During the later years of her career, she appeared with her husband, Robert Wagner, in ‘Around the World in 80 Days’ (1989), ‘Something to Believe in’ (1998), and ‘The Calling’ (2002). They appeared in an episode of ‘Seinfield’ named ‘The Yada Yada.’ They toured around with the play ‘Love Letters.’ In 2014, she played ‘Mrs. Claus,’ opposite Wagner’s ‘Santa Clause,’ in the TV movie ‘Northpole.’
In the 1980s, she began writing a culinary column for the magazine ‘USA Weekend.’ She also appeared as a cookery expert on ‘Good Morning America,’ and in 1987, published ‘The Jill St. John Cookbook.’ She also ran a business of handmade sweaters named ‘Smith-St. John Ltd.’

Family & Personal Life
In 1957, St. John eloped with Neil Dubin, a millionaire businessman, to Las Vegas. They got married in May 1957. However, they divorced in 1958.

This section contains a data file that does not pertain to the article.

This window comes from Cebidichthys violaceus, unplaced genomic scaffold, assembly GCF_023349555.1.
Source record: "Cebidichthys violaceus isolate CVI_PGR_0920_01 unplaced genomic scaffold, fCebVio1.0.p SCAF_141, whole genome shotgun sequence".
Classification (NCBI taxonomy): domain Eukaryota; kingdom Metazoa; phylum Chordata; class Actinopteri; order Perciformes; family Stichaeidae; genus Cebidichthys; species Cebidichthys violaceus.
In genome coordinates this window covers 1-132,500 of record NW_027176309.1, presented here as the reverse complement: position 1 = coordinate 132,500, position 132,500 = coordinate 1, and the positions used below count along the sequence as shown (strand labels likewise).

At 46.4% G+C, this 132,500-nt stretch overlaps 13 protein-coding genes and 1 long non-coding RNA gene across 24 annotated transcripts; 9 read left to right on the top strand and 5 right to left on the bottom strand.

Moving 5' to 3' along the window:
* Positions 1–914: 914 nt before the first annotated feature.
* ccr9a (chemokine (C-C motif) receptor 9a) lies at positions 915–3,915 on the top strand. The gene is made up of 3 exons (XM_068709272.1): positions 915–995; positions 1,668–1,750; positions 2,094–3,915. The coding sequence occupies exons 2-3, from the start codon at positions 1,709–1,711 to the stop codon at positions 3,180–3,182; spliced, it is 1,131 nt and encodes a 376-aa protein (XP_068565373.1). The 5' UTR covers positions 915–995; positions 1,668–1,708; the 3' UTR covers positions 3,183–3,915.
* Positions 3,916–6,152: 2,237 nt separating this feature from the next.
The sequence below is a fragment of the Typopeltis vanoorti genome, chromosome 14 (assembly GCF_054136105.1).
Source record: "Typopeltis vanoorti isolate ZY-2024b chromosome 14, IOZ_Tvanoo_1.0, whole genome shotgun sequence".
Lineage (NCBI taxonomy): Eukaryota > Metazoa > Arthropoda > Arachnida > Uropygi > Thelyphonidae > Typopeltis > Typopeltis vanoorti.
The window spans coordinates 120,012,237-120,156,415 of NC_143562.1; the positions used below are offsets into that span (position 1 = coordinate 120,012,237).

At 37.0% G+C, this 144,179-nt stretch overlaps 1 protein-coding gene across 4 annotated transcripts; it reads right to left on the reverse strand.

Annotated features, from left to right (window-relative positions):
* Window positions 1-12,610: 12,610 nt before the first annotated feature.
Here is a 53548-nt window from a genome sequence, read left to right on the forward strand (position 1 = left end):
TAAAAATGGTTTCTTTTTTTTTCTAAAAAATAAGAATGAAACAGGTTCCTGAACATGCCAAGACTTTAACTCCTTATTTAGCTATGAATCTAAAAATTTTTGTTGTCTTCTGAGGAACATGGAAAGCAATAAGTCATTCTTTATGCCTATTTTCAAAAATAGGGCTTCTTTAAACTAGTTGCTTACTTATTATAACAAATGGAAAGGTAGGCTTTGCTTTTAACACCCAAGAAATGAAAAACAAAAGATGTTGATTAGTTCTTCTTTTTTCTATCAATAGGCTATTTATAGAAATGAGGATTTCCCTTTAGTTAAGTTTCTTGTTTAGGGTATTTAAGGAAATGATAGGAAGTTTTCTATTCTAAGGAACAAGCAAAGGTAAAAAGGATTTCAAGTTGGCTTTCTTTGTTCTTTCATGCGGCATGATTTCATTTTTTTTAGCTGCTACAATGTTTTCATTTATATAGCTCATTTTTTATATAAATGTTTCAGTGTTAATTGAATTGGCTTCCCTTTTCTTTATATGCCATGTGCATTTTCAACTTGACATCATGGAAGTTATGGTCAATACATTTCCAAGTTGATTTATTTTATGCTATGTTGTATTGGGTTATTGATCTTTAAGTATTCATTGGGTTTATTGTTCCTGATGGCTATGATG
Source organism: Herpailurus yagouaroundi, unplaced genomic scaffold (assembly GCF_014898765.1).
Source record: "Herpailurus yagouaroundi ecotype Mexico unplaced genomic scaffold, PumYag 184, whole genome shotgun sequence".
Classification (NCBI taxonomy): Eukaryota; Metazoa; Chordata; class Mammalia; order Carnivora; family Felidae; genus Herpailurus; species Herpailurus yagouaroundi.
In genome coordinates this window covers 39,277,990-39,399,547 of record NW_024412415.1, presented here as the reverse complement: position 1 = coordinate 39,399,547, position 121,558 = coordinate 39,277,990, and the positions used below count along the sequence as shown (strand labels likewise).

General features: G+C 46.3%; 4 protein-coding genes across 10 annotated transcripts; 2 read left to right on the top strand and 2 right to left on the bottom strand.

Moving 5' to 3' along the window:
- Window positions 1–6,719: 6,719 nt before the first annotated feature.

On March 24, 1960, she married Lance Reventlow, racing driver and son of ‘Woolworth’-heiress Barbara Hutton. However, their marriage ended in 1963.
She married singer Jack Jones on October 14, 1967. They got divorced in 1969.
Throughout the next decade, she dated several high-profile men, such as Frank Sinatra, Jack Nicholson, and Henry Kissinger. She was in a relationship with Robert Wagner since 1982, before marrying him on May 26, 1990.
She has two stepdaughters, Katie and Courtney, from Wagner’s previous marriages to Marion Marshall and Natalie Wood, respectively. She is also the defacto stepmother of Natasha Gregson, daughter of Richard Gregson and Natalie Wood, Wagner’s first wife.